On the table. Recently cut into pieces and then stitched back up, I was officially in shock. Well, what do they expect is going to happen? They take all the critical parts of your body out, repair them, stick them back in. Nothing is working and everything hurts and I do mean everything, including parts that you weren’t aware were even in your body.

Doctors are incapable of admitting they cause actual pain.

“Pain” is what you felt before they got you on the table and repair you. Post-surgery, it’s called “surgical discomfort,” a thing that often requires massive amounts of ingested drugs, but is not “real” pain because they caused it.

So I was in shock, which happens when you are hit by a tsunami of post-surgical discomfort. I was also not entirely awake, not in any sense of the word which I understand. I’m told my dark side rose from my recumbent body and I tried to take down the nurse. With my fists.

The better part of valor parlayed and voted to put me back into a chemically induced coma.

Yup. Shock.

It sure was.

27 thoughts on “SHOCKED

  1. I hope your discomfort is less and less as each hour passes. Your description of what you experienced so astute. Ouch. Garry doesn’t want you to leave him. Here’s to much more treasured time together.


  2. OMG! this sounds like what my roommate is going through, the poor dear. She was in discomfort prior to her surgery, now she is in worst pain than ever. Granted, she has a 6 wk recovery period, but it is now 2 weeks, and she is no better than the first day.
    Gee, I can’t understand why I’m scared of knee replacement surgery.


  3. Your surgery is naturally very serious and takes a lot of time and pain to recover. I was knocked out for 7 hours and when I awoke I was missing an appendix (it was in the way), my twin brother or sister that never got a chance to grow and was just a mass of growing cells (teratom) and my uterus (also a problem) but I was not in great pain, just miserable. My biggest problem was the anaesthetic and always is. I feel so bad after an operation, but a couple of days later the effects disappear. I was left with an interesting scar on my stomach.


    • I didn’t find stomach surgery all that bad. Miserable, absolutely and I also suffer from anesthesia sickness and they always dope me up on narcotics to which I’m allergic. But if I can just hang in there, it will get better rather suddenly. I think it takes a while for things to heal, but once they DO heal, you improve fast. My heart stuff was much slower and because the bones never healed, I will probably never be entirely healed. Bones and cartilage that won’t heal seems to be one of the hazards of late life surgery. When I was younger, I healed VERY quickly. Now, not hardly.

      Liked by 1 person

    • You don’t overcome because you don’t have a choice. What are you going to do? You get better or you … what? So, I survived, like everyone else does. Trust me, if there had been ANY other choice, I wouldn’t have done it. I REALLY didn’t want to.

      Liked by 1 person

  4. I think any major surgery is a shock. I’ve had two artificial hips put in and remember waking up after the first one and wondering what the hell they did to me. It didn’t hurt (I was still pretty sedated), but some lack wit had left the drainage contraption right where I could see it. That shocked me worse than the feeling I had been horribly damaged somehow. I had never been a hospital (as a patient) for all my born days (except for tonsillitis) and nothing they could say would prepare you IMHO. And the pain comes. That’s why they allow a recovery period. So our dark sides can sink into the dark again and we can get on with life.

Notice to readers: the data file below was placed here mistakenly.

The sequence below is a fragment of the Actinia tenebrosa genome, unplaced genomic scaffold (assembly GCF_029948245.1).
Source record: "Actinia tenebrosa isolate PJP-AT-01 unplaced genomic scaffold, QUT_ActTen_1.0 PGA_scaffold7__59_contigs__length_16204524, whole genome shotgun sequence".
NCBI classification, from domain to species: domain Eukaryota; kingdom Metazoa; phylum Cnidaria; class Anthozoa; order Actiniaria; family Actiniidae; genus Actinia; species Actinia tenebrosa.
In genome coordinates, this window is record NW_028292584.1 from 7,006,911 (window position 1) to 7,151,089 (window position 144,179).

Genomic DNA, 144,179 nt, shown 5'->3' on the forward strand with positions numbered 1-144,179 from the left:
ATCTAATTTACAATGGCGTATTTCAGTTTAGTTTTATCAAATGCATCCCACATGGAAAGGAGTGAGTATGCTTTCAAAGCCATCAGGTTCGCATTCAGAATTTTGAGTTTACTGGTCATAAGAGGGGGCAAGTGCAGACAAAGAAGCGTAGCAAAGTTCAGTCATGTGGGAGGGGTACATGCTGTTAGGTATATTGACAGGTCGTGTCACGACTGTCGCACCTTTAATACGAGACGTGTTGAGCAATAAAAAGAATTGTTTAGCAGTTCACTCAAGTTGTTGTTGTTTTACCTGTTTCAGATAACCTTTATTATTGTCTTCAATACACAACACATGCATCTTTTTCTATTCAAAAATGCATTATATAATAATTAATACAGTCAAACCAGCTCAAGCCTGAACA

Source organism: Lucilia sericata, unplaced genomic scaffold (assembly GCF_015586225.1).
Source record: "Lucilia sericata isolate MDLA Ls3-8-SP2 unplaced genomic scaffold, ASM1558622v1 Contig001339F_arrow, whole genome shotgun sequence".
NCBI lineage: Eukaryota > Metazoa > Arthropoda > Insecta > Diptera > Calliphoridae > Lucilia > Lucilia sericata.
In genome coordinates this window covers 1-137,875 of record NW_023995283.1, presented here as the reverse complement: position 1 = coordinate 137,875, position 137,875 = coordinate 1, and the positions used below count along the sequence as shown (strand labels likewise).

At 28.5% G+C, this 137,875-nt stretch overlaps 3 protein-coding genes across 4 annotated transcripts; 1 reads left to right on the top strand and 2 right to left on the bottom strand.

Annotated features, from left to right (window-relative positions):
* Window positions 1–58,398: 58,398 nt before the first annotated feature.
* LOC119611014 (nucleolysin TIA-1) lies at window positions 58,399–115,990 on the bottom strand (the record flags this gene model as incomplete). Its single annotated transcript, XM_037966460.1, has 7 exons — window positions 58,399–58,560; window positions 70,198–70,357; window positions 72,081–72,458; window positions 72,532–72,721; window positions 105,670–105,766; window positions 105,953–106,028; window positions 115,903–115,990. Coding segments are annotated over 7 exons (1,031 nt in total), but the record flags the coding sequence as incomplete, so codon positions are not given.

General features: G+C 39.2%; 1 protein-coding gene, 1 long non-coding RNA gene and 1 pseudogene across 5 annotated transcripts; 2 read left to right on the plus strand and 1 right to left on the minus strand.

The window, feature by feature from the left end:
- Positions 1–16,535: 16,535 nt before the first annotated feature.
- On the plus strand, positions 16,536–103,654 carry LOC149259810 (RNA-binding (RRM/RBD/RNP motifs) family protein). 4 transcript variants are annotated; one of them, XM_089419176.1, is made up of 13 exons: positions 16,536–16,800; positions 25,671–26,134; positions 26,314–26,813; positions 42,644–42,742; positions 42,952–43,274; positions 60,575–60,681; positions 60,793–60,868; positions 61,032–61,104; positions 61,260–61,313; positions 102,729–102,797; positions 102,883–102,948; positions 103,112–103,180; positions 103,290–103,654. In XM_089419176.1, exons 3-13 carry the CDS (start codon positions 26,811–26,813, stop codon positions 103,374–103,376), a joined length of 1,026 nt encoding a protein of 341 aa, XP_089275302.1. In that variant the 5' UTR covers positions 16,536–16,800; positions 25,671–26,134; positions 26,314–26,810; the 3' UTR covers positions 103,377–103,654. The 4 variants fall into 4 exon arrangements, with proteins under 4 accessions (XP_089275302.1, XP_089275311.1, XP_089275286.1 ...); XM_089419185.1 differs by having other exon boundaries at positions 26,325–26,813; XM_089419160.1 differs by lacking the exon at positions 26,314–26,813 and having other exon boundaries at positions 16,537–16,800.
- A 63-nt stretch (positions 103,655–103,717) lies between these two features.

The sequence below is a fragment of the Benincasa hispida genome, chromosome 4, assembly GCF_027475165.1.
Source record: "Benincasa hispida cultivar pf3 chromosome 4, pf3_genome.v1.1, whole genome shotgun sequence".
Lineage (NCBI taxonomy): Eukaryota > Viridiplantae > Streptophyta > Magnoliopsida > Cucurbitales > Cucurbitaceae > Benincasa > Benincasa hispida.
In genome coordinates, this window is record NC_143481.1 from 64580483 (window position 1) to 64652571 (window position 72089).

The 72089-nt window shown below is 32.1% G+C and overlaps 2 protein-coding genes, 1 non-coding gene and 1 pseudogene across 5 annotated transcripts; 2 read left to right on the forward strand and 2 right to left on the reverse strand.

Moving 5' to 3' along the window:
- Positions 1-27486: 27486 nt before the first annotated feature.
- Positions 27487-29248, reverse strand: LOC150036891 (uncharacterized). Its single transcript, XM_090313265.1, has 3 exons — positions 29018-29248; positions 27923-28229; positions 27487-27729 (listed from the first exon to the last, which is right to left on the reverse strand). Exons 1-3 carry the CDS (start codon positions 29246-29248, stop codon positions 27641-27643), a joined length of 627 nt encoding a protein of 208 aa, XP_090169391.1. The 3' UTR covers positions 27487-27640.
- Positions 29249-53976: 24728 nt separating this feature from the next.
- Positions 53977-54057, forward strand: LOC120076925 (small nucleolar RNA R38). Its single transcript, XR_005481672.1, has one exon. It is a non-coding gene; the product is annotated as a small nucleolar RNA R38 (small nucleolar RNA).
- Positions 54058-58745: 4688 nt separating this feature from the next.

• Yup. It’s not like you have a choice about recovering. Unless there’s something really wrong, you’ll recover, more or less, fast or slower … but you’ll heal. The hardest part is not letting yourself get so depressed that you don’t notice whether or not you are better. THAT was hard. Depression is one of the very common results of heart surgery and they actually warn you about it when you are still in the hospital. Apparently the depression CAN kill you.


  5. True except for an opthamologist I knew who, when asked by my friend if the laser surgery to repair retinal tears would hurt, the doc — a Vietnam Vet — replied, “You’re talking about pain. I’ve given pain.” I don’t know. It was kind of refreshing but also a little bizarre. 🙂

    Liked by 1 person

    • Every now and again, you meet a doctor who admits that surgical discomfort hurts. But they are mostly pain deniers. Most surgery isn’t all that bad, but spine surgery and heart are biggies and there’s no avoiding those. They are really BAD.

      Liked by 1 person

      • It’s taken me a while to admit that my reluctance to move forward with the hip surgery is that it hurts. I think their cowardly way of telling us this is by saying that once were off of pain meds we can drive


        • By the time I went in for the heart surgery, I’d already done spine and guts and both breasts … so I knew it was going to be BAD. My first husband died following this exact surgery. Alcohol and heart surgery — NOT a good combination. I REALLY didn’t want to do it. Eventually, Garry pretty much talked me into it. Because I was going to die if I didn’t do it. Slowly, but surely, and he didn’t want to be sitting there and holding my hand while I faded away.

          I probably would have eventually agreed anyway, but I knew it was going to be really bad. I had JUST recovered from the double mastectomy and it seemed cruel and unusual punishment to put me through another surgery. But I did it. Yeah, it’s bad, but you get through it and hopefully, it fixes whatever made you do it.

          I can’t even take the really good drugs because they make me horribly sick, which takes any possible fun out of the experience.

          Liked by 1 person

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